Accountability is an essential component to nursing practice. Defining perceptions of accountability in undergraduate nursing students is an inherent means of determining professional behaviors in nursing students. Dishonest behaviors by nursing students have been shown to preclude unethical behavior as a nurse. Therefore, it is imperative that faculty members facilitate development of accountability in students using effective teaching strategies. This study followed a phenomenological inquiry design. Data were obtained from personal interviews with twelve participants. The participants were students at a nursing program in west-central Illinois. Open-ended questions were used to facilitate descriptive statements from participants. Three scenarios with follow-up questions were presented to participants with the intent to determine actions and responses in situations where accountability had been compromised. It was found that accountability is defined as responsibility. This responsibility encompasses our profession, course work, families, patients, employers, as well as to ourselves. Effective communication is vital to accountability. Communication should manifest itself as professional and respectful, not insulting or attacking. Many younger students find communicating with patients difficult in relation to the technological advances of society. Family, peers, and generational differences impact levels of accountability both positively and negatively. Parental influence has a great impact on beliefs that are carried through to adulthood. Many participants indicate that familial influence has shaped many practices that they carry out in college such as organizational skills and timeliness. Peer influences may become more noticeable after the young adult moves away from home. ii Emphasis is often times placed on social life rather than academic commitments. Students often struggle with their value system in order to fit in with their classmates. Generational differences play a crucial role in accountability of students. Younger students often expect quick fixes to problems, often times craving instant gratification.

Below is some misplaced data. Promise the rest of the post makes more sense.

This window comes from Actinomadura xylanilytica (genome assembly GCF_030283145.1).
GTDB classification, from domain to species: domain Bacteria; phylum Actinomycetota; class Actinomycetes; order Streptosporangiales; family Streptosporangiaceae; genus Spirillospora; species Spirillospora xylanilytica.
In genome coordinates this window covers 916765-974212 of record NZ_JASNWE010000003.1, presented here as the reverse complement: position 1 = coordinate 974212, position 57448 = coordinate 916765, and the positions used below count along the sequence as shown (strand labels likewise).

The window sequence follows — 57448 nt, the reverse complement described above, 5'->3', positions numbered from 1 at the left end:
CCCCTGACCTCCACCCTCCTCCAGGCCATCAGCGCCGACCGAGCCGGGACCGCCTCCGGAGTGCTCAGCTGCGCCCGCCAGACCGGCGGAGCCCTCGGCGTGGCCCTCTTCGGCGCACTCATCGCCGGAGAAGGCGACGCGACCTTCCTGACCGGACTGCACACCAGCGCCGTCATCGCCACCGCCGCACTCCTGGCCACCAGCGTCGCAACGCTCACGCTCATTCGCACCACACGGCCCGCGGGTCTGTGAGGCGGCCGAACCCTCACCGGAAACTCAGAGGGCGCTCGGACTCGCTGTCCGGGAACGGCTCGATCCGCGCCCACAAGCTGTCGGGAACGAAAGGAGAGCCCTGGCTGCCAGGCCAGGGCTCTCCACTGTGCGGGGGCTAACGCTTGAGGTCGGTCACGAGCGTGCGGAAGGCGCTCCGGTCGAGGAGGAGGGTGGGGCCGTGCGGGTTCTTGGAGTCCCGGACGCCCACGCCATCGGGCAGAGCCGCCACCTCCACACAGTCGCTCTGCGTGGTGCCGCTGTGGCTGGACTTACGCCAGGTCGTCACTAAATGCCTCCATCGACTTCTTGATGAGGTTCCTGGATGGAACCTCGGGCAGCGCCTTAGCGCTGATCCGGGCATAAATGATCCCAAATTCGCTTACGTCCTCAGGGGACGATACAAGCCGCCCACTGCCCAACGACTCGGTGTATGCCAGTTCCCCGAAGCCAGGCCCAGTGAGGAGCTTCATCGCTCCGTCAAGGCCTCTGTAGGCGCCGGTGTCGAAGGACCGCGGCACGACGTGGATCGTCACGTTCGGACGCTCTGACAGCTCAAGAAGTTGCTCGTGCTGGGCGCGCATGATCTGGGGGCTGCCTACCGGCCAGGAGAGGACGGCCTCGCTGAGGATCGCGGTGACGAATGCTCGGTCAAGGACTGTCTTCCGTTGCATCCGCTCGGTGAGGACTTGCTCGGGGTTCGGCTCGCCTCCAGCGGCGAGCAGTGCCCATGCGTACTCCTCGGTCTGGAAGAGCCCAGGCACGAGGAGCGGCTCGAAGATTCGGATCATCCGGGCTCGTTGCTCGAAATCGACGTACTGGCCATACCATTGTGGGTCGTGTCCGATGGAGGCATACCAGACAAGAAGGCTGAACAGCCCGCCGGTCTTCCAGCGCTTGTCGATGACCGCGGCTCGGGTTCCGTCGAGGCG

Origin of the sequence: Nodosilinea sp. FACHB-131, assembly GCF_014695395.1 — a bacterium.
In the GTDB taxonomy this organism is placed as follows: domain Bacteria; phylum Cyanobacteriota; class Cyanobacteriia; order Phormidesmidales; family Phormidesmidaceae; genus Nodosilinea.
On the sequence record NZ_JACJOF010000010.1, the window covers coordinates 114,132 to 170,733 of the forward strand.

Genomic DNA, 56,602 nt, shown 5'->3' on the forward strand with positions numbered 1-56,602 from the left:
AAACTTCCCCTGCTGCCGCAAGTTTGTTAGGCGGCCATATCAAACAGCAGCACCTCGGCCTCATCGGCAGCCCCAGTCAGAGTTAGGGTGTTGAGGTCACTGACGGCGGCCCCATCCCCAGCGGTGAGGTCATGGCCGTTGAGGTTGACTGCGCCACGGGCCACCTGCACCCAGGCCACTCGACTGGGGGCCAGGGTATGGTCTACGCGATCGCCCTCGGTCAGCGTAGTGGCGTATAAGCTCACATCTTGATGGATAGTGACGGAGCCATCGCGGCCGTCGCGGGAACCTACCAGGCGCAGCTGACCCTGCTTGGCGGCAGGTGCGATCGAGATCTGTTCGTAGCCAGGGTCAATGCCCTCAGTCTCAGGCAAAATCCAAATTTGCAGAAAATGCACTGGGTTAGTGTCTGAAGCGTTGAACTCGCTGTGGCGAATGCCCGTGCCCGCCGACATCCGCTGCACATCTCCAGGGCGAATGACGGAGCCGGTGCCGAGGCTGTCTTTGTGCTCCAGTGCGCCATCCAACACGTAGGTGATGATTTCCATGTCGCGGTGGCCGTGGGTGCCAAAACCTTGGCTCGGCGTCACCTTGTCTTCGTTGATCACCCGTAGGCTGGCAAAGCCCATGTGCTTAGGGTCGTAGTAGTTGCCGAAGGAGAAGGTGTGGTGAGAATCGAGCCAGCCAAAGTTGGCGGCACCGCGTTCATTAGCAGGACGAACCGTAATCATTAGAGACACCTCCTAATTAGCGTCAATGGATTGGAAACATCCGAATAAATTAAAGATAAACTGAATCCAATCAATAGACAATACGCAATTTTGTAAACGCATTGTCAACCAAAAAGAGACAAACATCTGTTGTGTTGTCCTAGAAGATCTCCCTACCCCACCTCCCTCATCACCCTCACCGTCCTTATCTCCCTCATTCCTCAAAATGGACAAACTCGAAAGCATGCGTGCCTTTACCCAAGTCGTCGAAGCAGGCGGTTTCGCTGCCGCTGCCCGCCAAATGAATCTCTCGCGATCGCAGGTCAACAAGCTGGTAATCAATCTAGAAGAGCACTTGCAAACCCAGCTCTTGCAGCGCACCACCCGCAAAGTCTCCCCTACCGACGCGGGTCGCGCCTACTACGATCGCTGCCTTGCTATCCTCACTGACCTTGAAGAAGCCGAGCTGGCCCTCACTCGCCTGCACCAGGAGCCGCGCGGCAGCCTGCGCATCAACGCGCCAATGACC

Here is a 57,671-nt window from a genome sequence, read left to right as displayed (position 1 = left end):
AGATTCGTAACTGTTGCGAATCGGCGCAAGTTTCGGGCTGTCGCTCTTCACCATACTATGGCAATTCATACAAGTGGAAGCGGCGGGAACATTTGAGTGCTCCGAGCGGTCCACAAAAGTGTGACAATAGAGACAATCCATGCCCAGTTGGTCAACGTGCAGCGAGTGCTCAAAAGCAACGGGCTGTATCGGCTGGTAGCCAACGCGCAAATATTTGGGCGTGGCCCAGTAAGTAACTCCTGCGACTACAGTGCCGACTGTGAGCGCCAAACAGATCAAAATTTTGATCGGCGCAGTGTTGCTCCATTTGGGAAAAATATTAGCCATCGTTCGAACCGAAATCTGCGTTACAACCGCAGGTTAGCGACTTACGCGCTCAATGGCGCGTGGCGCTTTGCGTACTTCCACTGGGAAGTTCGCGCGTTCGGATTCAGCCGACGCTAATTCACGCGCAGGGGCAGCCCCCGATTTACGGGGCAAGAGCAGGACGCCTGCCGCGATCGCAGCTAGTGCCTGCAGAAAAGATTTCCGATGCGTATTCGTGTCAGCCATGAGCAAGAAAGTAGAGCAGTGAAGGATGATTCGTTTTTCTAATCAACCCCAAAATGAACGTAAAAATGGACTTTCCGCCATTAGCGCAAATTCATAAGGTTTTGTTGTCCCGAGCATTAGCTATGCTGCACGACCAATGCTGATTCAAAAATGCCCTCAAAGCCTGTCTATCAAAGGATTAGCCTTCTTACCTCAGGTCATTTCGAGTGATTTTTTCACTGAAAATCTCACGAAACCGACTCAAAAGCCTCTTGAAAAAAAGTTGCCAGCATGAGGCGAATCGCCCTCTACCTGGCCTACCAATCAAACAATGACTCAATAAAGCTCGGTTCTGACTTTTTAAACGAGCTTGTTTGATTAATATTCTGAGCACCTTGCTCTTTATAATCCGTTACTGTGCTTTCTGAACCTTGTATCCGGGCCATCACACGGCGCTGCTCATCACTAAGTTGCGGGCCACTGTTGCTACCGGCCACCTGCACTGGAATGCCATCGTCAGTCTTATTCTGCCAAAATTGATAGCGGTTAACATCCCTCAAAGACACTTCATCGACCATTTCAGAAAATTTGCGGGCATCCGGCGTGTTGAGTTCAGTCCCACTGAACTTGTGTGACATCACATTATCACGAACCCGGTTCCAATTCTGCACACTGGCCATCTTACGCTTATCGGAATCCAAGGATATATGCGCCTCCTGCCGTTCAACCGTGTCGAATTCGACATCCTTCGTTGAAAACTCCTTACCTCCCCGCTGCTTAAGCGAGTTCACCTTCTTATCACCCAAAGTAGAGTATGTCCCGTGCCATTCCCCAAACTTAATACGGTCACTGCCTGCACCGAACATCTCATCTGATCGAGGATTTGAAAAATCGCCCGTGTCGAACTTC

|Commitee:||Brown, Pamela, Capp, Shelia|
|School:||Blessing-Rieman College of Nursing|
|School Location:||United States -- Illinois|
|Source:||MAI 52/06M(E), Masters Abstracts International|
|Subjects:||Medical Ethics, Nursing, Health education|
|Keywords:||Nursing acccountability, Nursing students, Perceptions, Responsibility|
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